This section is from "The Horticulturist, And Journal Of Rural Art And Rural Taste", by P. Barry, A. J. Downing, J. Jay Smith, Peter B. Mead, F. W. Woodward, Henry T. Williams. Also available from Amazon: Horticulturist and Journal of Rural Art and Rural Taste.
Dear Sir: If you or any of your readers ever "loved a tree or flower," and especially a cherry tree on your own premises, covered with a fine crop of particularly early fruit, which you had set your heart upon enjoying, only to see the spoiler come in the shape of a parcel of little cedar birds, or "ring tails," to make a desert of your cherries before you could get a fair chance to pronounce them ripe, you probably understand someting of the sufferings of such disappointed hopes. As these young Ishmael-ites of "ring tails" make their breakfast on my Early Purple Guignes and Bauman's May every season, I have been a little provoked at them, and at last have succeeded in baffling them, by suspending three-cornered pieces of new bright tin, about as large as my hand, among the branches. These bits of tin may be had from the tin shops for a mere trifle, or if you take the refuse pieces - for nothing. Punch a hole in one corner, and suspend the tin by a piece of twine from one of the outer branches, so that it may swing freely. As it turns it will catch the light and sunshine, and frighten off the robbers.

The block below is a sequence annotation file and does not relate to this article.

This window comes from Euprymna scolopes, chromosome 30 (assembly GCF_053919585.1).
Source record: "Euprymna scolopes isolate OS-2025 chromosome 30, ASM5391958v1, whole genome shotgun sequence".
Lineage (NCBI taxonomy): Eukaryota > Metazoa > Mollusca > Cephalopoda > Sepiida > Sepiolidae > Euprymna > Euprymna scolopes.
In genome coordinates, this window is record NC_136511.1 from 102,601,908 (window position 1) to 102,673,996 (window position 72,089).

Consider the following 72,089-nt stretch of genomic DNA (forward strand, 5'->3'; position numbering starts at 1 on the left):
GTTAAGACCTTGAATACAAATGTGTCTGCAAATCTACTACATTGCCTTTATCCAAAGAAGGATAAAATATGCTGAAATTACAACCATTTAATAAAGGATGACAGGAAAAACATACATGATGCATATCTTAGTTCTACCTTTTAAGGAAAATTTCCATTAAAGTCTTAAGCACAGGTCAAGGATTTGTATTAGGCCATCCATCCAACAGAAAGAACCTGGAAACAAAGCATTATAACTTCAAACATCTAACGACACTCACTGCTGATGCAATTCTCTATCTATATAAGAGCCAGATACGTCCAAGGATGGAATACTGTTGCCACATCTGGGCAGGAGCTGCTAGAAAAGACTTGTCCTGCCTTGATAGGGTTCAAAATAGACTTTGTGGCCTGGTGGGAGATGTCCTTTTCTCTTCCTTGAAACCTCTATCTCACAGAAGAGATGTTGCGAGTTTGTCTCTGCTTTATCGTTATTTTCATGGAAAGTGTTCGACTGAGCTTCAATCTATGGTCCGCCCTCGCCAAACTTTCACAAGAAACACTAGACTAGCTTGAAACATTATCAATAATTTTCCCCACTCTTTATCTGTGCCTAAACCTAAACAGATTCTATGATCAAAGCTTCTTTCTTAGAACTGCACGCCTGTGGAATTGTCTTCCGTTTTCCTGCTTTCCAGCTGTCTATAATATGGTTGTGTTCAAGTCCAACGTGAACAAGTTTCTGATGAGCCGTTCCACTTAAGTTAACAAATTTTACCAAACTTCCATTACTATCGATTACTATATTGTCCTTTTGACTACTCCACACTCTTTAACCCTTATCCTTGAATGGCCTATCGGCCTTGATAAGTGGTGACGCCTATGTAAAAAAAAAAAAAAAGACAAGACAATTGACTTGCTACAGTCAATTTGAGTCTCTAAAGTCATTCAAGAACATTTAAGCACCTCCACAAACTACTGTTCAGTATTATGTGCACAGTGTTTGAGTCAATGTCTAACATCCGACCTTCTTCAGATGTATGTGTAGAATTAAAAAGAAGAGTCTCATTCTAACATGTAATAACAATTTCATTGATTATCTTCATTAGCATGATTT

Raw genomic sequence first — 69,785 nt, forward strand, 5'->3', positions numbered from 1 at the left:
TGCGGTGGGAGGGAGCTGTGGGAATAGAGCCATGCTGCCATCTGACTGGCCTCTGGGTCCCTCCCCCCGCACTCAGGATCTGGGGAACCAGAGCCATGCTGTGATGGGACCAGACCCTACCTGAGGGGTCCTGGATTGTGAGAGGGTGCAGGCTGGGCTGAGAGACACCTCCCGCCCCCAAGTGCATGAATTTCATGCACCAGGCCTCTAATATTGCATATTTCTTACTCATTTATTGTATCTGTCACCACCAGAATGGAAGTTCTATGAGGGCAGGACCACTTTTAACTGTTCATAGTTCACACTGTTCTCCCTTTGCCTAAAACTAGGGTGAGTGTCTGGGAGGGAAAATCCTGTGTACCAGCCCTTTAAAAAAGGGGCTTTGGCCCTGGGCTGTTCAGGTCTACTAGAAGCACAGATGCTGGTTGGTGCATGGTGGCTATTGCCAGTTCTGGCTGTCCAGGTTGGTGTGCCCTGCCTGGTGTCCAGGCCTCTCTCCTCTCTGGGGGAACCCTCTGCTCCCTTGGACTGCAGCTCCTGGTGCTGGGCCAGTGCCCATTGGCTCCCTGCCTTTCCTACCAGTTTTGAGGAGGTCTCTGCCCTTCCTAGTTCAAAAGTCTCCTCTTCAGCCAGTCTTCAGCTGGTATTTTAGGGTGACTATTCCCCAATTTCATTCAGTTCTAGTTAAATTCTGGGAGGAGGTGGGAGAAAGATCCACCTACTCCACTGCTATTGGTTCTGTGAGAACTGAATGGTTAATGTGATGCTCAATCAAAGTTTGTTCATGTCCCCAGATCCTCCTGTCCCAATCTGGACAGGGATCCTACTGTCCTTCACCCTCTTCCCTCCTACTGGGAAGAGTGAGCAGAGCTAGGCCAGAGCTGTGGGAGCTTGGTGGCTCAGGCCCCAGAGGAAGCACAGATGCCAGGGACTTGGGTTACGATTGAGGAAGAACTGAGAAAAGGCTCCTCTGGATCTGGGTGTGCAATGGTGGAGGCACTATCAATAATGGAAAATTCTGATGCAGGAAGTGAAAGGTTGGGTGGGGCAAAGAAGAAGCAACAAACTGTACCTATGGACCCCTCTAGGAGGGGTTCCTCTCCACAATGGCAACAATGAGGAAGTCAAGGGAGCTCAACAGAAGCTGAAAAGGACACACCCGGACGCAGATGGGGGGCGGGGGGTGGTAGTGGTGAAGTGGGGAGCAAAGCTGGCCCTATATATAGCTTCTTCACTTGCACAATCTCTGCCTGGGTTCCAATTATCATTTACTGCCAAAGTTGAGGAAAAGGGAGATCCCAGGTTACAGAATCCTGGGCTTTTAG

A neighbor, who never does things by halves, has improved on my mode by smearing a branch or two of each tree with bird-lime. This detains one or two of the little thieves now and then, til he makes a sign of distress, which, connected with the awful brightness of the tin, induces them to give the tree a "wider birth," as the sailors say. W. Boston, June 8,1851.